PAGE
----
What are you going to eat?

I love preparing backpacking food so I convinced my companions to just let me prep all the meals. For breakfasts we had breakfast balls and oatmeal. For lunches we had personal pizzas, tuna wraps, and peanut butter and jelly wraps. For dinner we had tacos, chili mac, moussaka, and risotto. For snacks we had dark chocolate, energy balls, trail mix, and fruit leather. We also had instant coffee and tea. The food was divvied up among our four food bags. We had two sets of cooking pots and backpacking stoves. Everyone carried a can of gas, a bowl to eat out of and a spork. We could have relied on cooking all of our meals over the fire, but that takes extra time and relies on being able to build a fire in the first place, which could be difficult in certain conditions, such as heavy rain.

How are you going to get drinkable water?

This was the easiest consideration given the constant presence of water in the Dolly Sods. However, this water still needs to be filtered to avoid contracting giardia and stuff.  I’ve been using a 4 liter platypus gravity filter for several years. This filter is great because it filters large quantities of water quickly and is easy to use. The drawbacks of this filter include requiring a deep water source and not having a good way to ensure that the filter is working properly. For these reasons I would bring a backup filter. We all had the ability to carry at least one liter of water.

How will you seek shelter from the elements?

We all had working tents we could carry on our backs, rain jackets, and pack covers. We also had an extra rainfly we could share to hang out under at camp. The hiking plan would land us in a well established campsite that is at lower elevation and out of the elements each night.

How will you stay safe?

The primary safety concerns from my perspective were bears, mines, lightning, rushing creeks, and rocky, wet trails. To avoid bears while hiking we planned to make noise by chatting, singing, and for my boyfriend…frequently yelling at the top of his lungs. At camp we would eat somewhere away from our tents, be tidy, and hang our food in a proper bear bag. To avoid mines, we would do our best to stay on the trail. We crossed our fingers that the weather would be milder than forecast, planned to camp out of the elements at night and adjust our hiking plans according to the weather if needed. Ideally we would avoid potentially dangerous creek crossings. I made sure we all had trekking poles and sandals with straps to aid in crossing. My boyfriend is an experienced creek crosser so we would have him assess the best path to cross the creek and brief us on creek crossing safety. While crossing, your pack should be unbuckled at all points. For fast rushing water, face upstream, lean forward using your trekking pole for balance and slowly step sideways across the creek, slowly placing each step in order to maintain balance. If you do lose your balance and start floating downstream, roll onto your back and stick your feet up out of the water until you can get somewhere where you can stand up again. Trekking poles would also help with rocky wet trails. I’ve talked about how much I love trekking poles in a previous post.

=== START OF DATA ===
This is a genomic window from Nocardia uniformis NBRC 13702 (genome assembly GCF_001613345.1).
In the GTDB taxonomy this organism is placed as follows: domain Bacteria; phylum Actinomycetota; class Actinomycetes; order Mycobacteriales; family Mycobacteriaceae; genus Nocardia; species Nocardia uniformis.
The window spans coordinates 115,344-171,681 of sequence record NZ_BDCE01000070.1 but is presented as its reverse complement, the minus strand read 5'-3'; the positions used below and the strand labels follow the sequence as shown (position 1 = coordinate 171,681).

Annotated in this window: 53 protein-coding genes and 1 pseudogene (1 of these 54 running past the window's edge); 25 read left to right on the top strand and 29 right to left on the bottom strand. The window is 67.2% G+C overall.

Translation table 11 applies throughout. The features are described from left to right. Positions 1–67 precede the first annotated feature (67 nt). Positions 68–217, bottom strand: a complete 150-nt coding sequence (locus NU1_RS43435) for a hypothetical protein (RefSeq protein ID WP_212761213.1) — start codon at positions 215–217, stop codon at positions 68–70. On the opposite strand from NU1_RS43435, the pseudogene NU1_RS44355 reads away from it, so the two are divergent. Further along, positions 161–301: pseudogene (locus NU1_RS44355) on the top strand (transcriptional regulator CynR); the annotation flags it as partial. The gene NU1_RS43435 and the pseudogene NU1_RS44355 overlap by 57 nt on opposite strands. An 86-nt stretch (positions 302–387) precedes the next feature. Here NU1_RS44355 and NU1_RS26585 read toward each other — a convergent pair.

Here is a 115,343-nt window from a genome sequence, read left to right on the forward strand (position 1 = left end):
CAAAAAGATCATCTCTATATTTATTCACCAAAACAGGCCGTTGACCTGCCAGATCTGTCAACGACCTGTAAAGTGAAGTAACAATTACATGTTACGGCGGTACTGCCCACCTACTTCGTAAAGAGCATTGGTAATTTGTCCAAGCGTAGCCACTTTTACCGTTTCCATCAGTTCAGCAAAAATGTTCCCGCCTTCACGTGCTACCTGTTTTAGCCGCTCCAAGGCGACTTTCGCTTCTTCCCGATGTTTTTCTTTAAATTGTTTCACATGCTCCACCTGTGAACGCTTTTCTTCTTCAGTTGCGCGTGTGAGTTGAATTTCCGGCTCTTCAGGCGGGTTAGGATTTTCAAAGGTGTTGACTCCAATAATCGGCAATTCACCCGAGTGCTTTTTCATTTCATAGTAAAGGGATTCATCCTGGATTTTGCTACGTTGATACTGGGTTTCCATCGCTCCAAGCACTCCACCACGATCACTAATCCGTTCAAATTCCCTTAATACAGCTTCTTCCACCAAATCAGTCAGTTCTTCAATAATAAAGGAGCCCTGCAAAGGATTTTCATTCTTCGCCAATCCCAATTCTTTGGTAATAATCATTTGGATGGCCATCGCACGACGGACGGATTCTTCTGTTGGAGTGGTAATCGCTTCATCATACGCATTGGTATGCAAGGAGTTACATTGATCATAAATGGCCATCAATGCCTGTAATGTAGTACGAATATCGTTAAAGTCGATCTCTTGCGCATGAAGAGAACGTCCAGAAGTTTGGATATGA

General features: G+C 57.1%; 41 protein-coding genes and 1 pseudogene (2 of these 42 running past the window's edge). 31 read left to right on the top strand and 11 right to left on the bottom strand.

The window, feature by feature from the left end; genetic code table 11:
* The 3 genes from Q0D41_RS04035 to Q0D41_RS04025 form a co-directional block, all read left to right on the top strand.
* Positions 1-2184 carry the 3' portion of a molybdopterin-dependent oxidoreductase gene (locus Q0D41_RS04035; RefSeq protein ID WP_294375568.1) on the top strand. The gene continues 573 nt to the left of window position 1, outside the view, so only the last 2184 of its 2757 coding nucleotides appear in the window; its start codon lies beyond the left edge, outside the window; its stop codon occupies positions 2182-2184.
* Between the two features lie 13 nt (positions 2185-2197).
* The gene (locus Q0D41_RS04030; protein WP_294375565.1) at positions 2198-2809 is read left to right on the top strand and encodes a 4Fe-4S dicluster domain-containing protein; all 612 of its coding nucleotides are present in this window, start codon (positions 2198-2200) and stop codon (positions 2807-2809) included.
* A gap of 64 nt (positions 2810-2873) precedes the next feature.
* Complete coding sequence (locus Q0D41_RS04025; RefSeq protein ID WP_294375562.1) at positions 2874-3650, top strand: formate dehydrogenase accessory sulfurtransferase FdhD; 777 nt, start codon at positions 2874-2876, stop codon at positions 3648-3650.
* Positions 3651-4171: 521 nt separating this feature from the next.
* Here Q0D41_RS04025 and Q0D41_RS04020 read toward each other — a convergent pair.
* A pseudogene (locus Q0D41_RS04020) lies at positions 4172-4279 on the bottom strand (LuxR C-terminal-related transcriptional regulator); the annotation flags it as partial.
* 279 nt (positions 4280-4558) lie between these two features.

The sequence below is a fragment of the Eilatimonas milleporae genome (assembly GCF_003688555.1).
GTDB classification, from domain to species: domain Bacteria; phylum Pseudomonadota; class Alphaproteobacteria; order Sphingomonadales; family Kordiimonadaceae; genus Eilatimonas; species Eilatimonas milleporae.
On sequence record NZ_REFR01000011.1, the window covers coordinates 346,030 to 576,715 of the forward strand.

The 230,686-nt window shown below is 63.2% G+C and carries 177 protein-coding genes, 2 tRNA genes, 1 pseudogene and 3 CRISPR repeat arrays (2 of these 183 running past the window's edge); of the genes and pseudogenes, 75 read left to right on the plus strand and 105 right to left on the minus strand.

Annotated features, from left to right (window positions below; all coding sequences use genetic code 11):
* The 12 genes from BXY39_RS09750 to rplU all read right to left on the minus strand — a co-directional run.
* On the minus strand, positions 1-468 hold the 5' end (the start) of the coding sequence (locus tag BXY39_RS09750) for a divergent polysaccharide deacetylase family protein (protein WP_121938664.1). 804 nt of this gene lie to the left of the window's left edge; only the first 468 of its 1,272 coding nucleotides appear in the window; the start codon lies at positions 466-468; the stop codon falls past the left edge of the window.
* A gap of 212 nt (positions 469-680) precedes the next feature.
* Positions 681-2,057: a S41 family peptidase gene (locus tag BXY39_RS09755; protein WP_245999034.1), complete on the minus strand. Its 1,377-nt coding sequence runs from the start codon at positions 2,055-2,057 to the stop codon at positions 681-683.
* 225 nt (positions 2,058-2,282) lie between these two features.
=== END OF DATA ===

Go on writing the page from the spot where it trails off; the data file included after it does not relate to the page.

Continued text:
This detailed planning lead to having to create a back up plan and a back up plan for the backup plan. A lot of the plan went out the window when we weren’t able to park north and ended up having to cross the red creek going in and out of the wilderness. The rain kept us at the same campsite two nights in a row so instead of spreading the loop into reasonable 4 mile chunks we ended up doing a mile the first day, zero miles the second day, ~ 4 miles the third day, 11 miles the fourth day and a half mile back to the car on the final day. The 11 mile day was hard and ended with a pretty dicey creek crossing. We even ended up camping up high one night and crossing our fingers that there would be no storms. Nevertheless we all had an amazing time, stayed safe and saw some wonderful views. I can’t wait to go back to this beautiful wilderness area again.